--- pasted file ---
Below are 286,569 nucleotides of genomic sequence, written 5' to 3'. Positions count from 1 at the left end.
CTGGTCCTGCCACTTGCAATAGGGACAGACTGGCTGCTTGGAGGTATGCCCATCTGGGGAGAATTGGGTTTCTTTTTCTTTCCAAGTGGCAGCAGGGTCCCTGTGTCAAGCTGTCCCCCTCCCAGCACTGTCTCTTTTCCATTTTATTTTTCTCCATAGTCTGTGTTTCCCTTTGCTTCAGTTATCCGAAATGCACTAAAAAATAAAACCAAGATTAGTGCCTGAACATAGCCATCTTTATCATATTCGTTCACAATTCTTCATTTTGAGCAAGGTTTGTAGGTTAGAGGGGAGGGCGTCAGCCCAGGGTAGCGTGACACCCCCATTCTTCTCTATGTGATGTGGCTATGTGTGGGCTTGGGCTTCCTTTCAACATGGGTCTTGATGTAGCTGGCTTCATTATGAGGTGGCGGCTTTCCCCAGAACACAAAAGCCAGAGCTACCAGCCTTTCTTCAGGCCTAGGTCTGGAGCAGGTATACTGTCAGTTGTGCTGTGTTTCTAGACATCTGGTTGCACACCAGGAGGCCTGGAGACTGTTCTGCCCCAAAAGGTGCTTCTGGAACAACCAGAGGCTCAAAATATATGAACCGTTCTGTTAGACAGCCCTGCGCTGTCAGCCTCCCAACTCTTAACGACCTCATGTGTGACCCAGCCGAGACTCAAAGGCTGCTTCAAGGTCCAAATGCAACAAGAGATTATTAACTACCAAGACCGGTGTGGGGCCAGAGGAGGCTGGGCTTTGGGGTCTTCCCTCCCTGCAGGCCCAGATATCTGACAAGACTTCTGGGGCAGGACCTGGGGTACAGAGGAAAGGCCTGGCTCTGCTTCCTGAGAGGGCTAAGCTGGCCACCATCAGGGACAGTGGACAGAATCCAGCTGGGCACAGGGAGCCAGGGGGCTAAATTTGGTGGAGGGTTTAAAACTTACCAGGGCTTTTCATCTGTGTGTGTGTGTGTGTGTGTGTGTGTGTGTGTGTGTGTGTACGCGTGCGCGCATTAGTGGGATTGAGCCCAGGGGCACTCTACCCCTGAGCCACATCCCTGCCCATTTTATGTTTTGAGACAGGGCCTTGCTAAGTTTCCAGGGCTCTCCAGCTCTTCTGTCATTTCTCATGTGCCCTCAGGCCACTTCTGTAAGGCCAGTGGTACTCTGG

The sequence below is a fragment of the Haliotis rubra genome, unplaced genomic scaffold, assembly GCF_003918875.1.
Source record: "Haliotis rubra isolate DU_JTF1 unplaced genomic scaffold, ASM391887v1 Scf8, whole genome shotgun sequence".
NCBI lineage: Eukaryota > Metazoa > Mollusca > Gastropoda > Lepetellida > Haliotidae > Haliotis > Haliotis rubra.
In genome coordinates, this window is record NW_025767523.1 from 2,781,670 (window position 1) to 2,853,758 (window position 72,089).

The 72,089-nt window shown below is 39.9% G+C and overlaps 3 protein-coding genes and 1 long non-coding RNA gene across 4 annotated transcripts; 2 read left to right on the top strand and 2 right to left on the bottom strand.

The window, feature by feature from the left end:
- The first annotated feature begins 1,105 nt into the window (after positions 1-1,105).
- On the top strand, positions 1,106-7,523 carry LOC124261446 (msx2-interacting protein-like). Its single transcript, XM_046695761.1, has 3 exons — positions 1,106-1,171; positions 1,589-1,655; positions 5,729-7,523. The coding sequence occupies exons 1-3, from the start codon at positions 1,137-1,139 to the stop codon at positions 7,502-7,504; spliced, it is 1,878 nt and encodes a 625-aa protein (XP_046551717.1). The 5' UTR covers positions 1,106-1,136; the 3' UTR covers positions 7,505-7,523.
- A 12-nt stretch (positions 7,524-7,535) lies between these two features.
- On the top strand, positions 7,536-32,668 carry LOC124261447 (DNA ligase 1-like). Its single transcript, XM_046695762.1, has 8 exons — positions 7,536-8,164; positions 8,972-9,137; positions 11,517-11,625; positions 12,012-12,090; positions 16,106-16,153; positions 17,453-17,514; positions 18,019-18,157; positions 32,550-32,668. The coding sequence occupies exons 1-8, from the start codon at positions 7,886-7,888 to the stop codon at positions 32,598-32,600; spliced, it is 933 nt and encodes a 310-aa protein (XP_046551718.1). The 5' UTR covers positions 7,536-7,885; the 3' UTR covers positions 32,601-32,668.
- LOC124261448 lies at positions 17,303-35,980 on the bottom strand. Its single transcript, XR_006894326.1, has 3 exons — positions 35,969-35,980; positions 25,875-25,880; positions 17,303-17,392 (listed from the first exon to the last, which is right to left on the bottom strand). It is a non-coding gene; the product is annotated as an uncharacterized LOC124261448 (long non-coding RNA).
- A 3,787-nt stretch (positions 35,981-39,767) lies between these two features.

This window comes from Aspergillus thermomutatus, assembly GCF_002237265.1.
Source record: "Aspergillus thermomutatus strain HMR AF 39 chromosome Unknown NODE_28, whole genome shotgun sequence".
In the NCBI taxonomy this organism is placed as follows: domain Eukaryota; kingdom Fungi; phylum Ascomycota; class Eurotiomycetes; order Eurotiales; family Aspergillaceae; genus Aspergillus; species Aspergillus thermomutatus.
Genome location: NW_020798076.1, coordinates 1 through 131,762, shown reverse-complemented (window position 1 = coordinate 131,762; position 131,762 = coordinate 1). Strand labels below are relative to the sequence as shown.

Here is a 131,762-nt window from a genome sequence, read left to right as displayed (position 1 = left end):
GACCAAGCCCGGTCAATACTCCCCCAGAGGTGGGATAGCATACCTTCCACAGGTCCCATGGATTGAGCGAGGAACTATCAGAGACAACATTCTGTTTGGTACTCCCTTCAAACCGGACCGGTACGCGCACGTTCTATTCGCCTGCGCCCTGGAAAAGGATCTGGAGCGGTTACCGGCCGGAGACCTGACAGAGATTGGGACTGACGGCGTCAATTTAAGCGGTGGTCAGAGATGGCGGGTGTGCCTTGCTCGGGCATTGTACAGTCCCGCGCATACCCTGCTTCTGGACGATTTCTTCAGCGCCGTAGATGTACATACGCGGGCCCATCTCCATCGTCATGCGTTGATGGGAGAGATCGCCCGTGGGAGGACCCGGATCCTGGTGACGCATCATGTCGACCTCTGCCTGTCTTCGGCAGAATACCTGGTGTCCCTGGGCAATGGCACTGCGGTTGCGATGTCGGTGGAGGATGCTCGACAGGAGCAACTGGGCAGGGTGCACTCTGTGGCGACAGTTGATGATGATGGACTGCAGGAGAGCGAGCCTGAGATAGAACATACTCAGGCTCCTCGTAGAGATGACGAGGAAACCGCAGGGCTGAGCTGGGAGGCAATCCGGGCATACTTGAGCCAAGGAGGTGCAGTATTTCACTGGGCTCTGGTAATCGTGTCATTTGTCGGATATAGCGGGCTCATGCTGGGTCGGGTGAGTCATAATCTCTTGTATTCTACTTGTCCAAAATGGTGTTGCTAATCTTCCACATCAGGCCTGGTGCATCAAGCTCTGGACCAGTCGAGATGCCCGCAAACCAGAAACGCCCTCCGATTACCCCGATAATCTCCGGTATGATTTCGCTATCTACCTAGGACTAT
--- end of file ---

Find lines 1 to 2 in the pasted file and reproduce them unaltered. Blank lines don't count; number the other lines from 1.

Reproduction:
Below are 286,569 nucleotides of genomic sequence, written 5' to 3'. Positions count from 1 at the left end.
CTGGTCCTGCCACTTGCAATAGGGACAGACTGGCTGCTTGGAGGTATGCCCATCTGGGGAGAATTGGGTTTCTTTTTCTTTCCAAGTGGCAGCAGGGTCCCTGTGTCAAGCTGTCCCCCTCCCAGCACTGTCTCTTTTCCATTTTATTTTTCTCCATAGTCTGTGTTTCCCTTTGCTTCAGTTATCCGAAATGCACTAAAAAATAAAACCAAGATTAGTGCCTGAACATAGCCATCTTTATCATATTCGTTCACAATTCTTCATTTTGAGCAAGGTTTGTAGGTTAGAGGGGAGGGCGTCAGCCCAGGGTAGCGTGACACCCCCATTCTTCTCTATGTGATGTGGCTATGTGTGGGCTTGGGCTTCCTTTCAACATGGGTCTTGATGTAGCTGGCTTCATTATGAGGTGGCGGCTTTCCCCAGAACACAAAAGCCAGAGCTACCAGCCTTTCTTCAGGCCTAGGTCTGGAGCAGGTATACTGTCAGTTGTGCTGTGTTTCTAGACATCTGGTTGCACACCAGGAGGCCTGGAGACTGTTCTGCCCCAAAAGGTGCTTCTGGAACAACCAGAGGCTCAAAATATATGAACCGTTCTGTTAGACAGCCCTGCGCTGTCAGCCTCCCAACTCTTAACGACCTCATGTGTGACCCAGCCGAGACTCAAAGGCTGCTTCAAGGTCCAAATGCAACAAGAGATTATTAACTACCAAGACCGGTGTGGGGCCAGAGGAGGCTGGGCTTTGGGGTCTTCCCTCCCTGCAGGCCCAGATATCTGACAAGACTTCTGGGGCAGGACCTGGGGTACAGAGGAAAGGCCTGGCTCTGCTTCCTGAGAGGGCTAAGCTGGCCACCATCAGGGACAGTGGACAGAATCCAGCTGGGCACAGGGAGCCAGGGGGCTAAATTTGGTGGAGGGTTTAAAACTTACCAGGGCTTTTCATCTGTGTGTGTGTGTGTGTGTGTGTGTGTGTGTGTGTGTGTGTACGCGTGCGCGCATTAGTGGGATTGAGCCCAGGGGCACTCTACCCCTGAGCCACATCCCTGCCCATTTTATGTTTTGAGACAGGGCCTTGCTAAGTTTCCAGGGCTCTCCAGCTCTTCTGTCATTTCTCATGTGCCCTCAGGCCACTTCTGTAAGGCCAGTGGTACTCTGG